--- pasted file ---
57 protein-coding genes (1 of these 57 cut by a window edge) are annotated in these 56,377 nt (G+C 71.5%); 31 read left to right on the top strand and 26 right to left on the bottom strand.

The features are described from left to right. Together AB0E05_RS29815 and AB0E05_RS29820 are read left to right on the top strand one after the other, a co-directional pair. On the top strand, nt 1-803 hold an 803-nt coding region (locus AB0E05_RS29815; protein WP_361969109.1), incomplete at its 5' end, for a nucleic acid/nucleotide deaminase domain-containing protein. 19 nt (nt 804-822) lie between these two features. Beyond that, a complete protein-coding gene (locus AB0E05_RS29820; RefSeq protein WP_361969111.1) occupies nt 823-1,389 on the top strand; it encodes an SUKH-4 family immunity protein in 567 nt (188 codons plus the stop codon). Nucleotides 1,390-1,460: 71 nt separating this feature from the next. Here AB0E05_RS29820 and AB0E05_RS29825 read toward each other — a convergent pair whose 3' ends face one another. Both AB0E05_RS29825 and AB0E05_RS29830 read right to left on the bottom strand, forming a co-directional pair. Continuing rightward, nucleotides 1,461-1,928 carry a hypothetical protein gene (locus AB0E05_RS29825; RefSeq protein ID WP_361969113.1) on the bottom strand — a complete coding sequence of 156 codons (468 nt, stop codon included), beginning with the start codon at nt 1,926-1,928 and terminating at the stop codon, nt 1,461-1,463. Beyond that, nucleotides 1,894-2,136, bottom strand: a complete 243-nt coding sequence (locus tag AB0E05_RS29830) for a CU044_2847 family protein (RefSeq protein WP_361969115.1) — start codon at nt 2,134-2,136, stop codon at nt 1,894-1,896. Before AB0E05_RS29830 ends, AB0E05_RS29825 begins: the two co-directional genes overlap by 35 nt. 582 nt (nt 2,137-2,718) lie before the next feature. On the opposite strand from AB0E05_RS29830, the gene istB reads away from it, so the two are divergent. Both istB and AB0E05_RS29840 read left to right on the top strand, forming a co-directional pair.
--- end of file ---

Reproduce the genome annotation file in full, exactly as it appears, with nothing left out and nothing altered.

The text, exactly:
57 protein-coding genes (1 of these 57 cut by a window edge) are annotated in these 56,377 nt (G+C 71.5%); 31 read left to right on the top strand and 26 right to left on the bottom strand.

The features are described from left to right. Together AB0E05_RS29815 and AB0E05_RS29820 are read left to right on the top strand one after the other, a co-directional pair. On the top strand, nt 1-803 hold an 803-nt coding region (locus AB0E05_RS29815; protein WP_361969109.1), incomplete at its 5' end, for a nucleic acid/nucleotide deaminase domain-containing protein. 19 nt (nt 804-822) lie between these two features. Beyond that, a complete protein-coding gene (locus AB0E05_RS29820; RefSeq protein WP_361969111.1) occupies nt 823-1,389 on the top strand; it encodes an SUKH-4 family immunity protein in 567 nt (188 codons plus the stop codon). Nucleotides 1,390-1,460: 71 nt separating this feature from the next. Here AB0E05_RS29820 and AB0E05_RS29825 read toward each other — a convergent pair whose 3' ends face one another. Both AB0E05_RS29825 and AB0E05_RS29830 read right to left on the bottom strand, forming a co-directional pair. Continuing rightward, nucleotides 1,461-1,928 carry a hypothetical protein gene (locus AB0E05_RS29825; RefSeq protein ID WP_361969113.1) on the bottom strand — a complete coding sequence of 156 codons (468 nt, stop codon included), beginning with the start codon at nt 1,926-1,928 and terminating at the stop codon, nt 1,461-1,463. Beyond that, nucleotides 1,894-2,136, bottom strand: a complete 243-nt coding sequence (locus tag AB0E05_RS29830) for a CU044_2847 family protein (RefSeq protein WP_361969115.1) — start codon at nt 2,134-2,136, stop codon at nt 1,894-1,896. Before AB0E05_RS29830 ends, AB0E05_RS29825 begins: the two co-directional genes overlap by 35 nt. 582 nt (nt 2,137-2,718) lie before the next feature. On the opposite strand from AB0E05_RS29830, the gene istB reads away from it, so the two are divergent. Both istB and AB0E05_RS29840 read left to right on the top strand, forming a co-directional pair.